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An individual’s lifestyle is often dictated by his/her perceived position in society. Wealth, beauty, age, and family heritage also factor into artistic representation. Mrs. Goetz, featured in the portrait by John Singer Sargent, must have had an entirely different sense of self than Ruth Pontico featured in Baby Ruth. While both of these women are on display for public consumption, they are from different eras and are presented in different circumstances. How do these paintings deal with perceived societal expectations of women?

John Steuart Curry (1897–1946) Baby Ruth

Gift of Mr. and Mrs. William H. Child


John Singer Sargent (1856–1929) Mrs. Edward Goetz

Purchased with funds provided by Jack R. and Mary Lois Wheatley


Hidden image


Because Baby Ruth’s appearance is antagonistic to societal expectations of acceptable weight and size, she is ostracized and becomes an object of display and ridicule. Ironically, she is simultaneously supported and exploited by the societal norms that she challenges.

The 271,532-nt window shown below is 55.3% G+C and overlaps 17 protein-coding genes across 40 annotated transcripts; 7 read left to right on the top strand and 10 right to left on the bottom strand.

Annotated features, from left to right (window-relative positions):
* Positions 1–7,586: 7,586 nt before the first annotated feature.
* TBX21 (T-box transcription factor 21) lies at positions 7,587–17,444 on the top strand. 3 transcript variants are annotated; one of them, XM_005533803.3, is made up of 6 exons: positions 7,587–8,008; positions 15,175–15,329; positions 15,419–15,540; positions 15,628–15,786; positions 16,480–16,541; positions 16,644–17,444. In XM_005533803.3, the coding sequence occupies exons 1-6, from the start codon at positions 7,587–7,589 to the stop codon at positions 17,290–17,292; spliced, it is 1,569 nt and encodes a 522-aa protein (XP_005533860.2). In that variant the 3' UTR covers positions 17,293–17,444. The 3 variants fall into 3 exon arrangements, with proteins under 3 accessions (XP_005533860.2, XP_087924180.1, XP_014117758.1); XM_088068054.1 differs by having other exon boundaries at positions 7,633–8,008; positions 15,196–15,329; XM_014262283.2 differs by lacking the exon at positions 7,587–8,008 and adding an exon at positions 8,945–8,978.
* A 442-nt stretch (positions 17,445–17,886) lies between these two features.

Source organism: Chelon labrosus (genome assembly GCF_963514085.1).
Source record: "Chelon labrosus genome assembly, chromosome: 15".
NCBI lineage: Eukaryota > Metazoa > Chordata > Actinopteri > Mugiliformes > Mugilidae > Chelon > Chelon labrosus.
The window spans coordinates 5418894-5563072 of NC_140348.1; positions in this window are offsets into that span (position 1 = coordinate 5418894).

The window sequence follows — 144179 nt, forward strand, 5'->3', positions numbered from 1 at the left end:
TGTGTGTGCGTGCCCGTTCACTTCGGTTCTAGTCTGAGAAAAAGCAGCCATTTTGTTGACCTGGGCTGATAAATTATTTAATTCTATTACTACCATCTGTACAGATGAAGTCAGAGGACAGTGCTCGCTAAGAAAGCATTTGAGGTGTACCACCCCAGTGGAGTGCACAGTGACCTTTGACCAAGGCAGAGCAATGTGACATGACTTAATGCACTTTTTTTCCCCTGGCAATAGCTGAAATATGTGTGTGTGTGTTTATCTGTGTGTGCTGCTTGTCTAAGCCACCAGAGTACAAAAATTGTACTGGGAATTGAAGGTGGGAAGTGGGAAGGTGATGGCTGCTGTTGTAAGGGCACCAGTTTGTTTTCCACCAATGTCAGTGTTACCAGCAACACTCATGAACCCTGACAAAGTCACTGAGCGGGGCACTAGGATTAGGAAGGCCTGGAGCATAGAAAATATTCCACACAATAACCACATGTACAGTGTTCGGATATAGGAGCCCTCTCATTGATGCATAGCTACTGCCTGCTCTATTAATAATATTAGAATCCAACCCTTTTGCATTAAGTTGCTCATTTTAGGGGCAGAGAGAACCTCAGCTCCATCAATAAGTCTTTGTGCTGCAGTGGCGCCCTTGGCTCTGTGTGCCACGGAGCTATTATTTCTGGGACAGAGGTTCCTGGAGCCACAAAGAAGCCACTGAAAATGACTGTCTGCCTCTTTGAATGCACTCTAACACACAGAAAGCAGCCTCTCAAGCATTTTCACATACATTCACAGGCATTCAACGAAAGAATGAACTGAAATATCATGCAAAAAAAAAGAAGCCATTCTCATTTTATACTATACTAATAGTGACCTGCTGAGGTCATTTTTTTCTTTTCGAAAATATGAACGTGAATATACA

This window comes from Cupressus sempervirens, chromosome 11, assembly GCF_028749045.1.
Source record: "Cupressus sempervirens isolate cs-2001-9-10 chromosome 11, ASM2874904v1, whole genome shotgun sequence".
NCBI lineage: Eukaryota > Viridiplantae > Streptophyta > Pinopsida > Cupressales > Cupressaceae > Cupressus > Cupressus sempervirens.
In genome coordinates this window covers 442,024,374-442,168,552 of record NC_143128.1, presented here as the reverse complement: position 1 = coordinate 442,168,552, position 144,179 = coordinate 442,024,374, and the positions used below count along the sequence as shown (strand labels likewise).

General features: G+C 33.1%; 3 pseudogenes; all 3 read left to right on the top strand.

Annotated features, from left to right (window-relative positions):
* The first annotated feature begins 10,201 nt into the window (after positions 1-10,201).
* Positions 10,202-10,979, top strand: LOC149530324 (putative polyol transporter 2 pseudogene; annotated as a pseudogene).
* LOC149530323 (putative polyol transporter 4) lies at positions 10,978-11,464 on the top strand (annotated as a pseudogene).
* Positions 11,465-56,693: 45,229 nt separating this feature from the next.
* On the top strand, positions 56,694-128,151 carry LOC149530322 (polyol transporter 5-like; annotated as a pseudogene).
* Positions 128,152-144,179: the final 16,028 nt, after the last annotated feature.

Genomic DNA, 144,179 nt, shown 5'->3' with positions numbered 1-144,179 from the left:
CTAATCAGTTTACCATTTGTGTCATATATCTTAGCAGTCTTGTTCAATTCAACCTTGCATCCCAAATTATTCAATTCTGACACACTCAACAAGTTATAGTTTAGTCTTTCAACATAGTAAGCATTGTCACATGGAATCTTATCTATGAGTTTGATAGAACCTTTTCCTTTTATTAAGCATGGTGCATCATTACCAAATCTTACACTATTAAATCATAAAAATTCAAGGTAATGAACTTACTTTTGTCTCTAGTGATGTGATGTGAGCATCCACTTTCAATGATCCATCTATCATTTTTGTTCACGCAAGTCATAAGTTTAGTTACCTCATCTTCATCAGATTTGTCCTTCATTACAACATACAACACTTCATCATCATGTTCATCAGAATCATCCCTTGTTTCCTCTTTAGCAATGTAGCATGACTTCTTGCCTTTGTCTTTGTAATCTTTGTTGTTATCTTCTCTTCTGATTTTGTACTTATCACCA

Both Mrs. Goetz and Baby Ruth have offered themselves up for display and invite the gaze of viewer. The former flaunts her esteemed status in society while the other resents yet capitalizes on her own rejected status.

Both of these women are outside the norm of what is considered ideal beauty; one woman is large and the other is old. In a society that glamorized the vitality and enticements of youth, Sargent’s skill in making the elderly Mrs. Goetz appear graceful and inviting is uncommon.